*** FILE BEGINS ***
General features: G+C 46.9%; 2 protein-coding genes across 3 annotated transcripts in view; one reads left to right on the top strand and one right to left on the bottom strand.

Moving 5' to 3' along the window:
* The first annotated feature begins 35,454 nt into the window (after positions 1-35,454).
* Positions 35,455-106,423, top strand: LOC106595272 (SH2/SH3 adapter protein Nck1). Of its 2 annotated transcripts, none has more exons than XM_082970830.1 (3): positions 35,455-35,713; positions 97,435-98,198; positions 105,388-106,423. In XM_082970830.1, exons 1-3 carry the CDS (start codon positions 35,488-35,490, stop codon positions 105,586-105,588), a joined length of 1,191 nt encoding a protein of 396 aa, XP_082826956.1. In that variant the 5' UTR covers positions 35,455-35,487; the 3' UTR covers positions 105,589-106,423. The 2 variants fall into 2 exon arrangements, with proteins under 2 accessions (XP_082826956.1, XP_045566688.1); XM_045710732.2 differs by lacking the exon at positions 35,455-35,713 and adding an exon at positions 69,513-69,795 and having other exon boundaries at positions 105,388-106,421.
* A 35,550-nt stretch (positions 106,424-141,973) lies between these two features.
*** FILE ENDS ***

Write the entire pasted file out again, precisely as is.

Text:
General features: G+C 46.9%; 2 protein-coding genes across 3 annotated transcripts in view; one reads left to right on the top strand and one right to left on the bottom strand.

Moving 5' to 3' along the window:
* The first annotated feature begins 35,454 nt into the window (after positions 1-35,454).
* Positions 35,455-106,423, top strand: LOC106595272 (SH2/SH3 adapter protein Nck1). Of its 2 annotated transcripts, none has more exons than XM_082970830.1 (3): positions 35,455-35,713; positions 97,435-98,198; positions 105,388-106,423. In XM_082970830.1, exons 1-3 carry the CDS (start codon positions 35,488-35,490, stop codon positions 105,586-105,588), a joined length of 1,191 nt encoding a protein of 396 aa, XP_082826956.1. In that variant the 5' UTR covers positions 35,455-35,487; the 3' UTR covers positions 105,589-106,423. The 2 variants fall into 2 exon arrangements, with proteins under 2 accessions (XP_082826956.1, XP_045566688.1); XM_045710732.2 differs by lacking the exon at positions 35,455-35,713 and adding an exon at positions 69,513-69,795 and having other exon boundaries at positions 105,388-106,421.
* A 35,550-nt stretch (positions 106,424-141,973) lies between these two features.